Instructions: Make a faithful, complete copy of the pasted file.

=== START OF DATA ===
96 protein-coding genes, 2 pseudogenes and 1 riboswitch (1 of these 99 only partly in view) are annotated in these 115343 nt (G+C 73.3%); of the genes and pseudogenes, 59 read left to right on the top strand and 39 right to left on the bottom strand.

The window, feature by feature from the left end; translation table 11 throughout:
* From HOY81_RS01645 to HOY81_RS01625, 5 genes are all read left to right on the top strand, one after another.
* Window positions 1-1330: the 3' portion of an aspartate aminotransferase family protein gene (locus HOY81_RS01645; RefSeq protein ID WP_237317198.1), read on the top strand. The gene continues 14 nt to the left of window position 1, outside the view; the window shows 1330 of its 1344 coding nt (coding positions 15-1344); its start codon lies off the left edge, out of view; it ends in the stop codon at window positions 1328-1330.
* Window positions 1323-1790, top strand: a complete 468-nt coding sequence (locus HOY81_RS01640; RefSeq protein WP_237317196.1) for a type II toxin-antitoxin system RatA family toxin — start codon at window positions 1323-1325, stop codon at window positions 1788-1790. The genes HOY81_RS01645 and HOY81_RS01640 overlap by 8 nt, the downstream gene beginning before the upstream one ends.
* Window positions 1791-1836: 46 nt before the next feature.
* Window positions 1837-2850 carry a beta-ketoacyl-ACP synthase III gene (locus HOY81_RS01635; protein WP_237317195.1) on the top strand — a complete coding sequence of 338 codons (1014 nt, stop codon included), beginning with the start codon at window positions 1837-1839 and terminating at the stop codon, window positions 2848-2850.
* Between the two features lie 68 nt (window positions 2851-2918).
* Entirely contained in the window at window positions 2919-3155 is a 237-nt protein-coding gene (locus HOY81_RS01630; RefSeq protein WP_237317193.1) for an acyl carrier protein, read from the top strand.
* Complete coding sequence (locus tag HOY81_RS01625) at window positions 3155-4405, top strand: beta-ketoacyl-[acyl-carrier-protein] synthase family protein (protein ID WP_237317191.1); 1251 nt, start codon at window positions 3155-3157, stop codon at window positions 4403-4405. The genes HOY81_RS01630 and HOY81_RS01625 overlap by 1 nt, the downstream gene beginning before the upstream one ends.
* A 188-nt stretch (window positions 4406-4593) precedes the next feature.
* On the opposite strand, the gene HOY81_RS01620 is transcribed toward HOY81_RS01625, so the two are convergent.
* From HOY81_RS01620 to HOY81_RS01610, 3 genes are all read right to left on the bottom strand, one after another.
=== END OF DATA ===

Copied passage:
96 protein-coding genes, 2 pseudogenes and 1 riboswitch (1 of these 99 only partly in view) are annotated in these 115343 nt (G+C 73.3%); of the genes and pseudogenes, 59 read left to right on the top strand and 39 right to left on the bottom strand.

The window, feature by feature from the left end; translation table 11 throughout:
* From HOY81_RS01645 to HOY81_RS01625, 5 genes are all read left to right on the top strand, one after another.
* Window positions 1-1330: the 3' portion of an aspartate aminotransferase family protein gene (locus HOY81_RS01645; RefSeq protein ID WP_237317198.1), read on the top strand. The gene continues 14 nt to the left of window position 1, outside the view; the window shows 1330 of its 1344 coding nt (coding positions 15-1344); its start codon lies off the left edge, out of view; it ends in the stop codon at window positions 1328-1330.
* Window positions 1323-1790, top strand: a complete 468-nt coding sequence (locus HOY81_RS01640; RefSeq protein WP_237317196.1) for a type II toxin-antitoxin system RatA family toxin — start codon at window positions 1323-1325, stop codon at window positions 1788-1790. The genes HOY81_RS01645 and HOY81_RS01640 overlap by 8 nt, the downstream gene beginning before the upstream one ends.
* Window positions 1791-1836: 46 nt before the next feature.
* Window positions 1837-2850 carry a beta-ketoacyl-ACP synthase III gene (locus HOY81_RS01635; protein WP_237317195.1) on the top strand — a complete coding sequence of 338 codons (1014 nt, stop codon included), beginning with the start codon at window positions 1837-1839 and terminating at the stop codon, window positions 2848-2850.
* Between the two features lie 68 nt (window positions 2851-2918).
* Entirely contained in the window at window positions 2919-3155 is a 237-nt protein-coding gene (locus HOY81_RS01630; RefSeq protein WP_237317193.1) for an acyl carrier protein, read from the top strand.
* Complete coding sequence (locus tag HOY81_RS01625) at window positions 3155-4405, top strand: beta-ketoacyl-[acyl-carrier-protein] synthase family protein (protein ID WP_237317191.1); 1251 nt, start codon at window positions 3155-3157, stop codon at window positions 4403-4405. The genes HOY81_RS01630 and HOY81_RS01625 overlap by 1 nt, the downstream gene beginning before the upstream one ends.
* A 188-nt stretch (window positions 4406-4593) precedes the next feature.
* On the opposite strand, the gene HOY81_RS01620 is transcribed toward HOY81_RS01625, so the two are convergent.
* From HOY81_RS01620 to HOY81_RS01610, 3 genes are all read right to left on the bottom strand, one after another.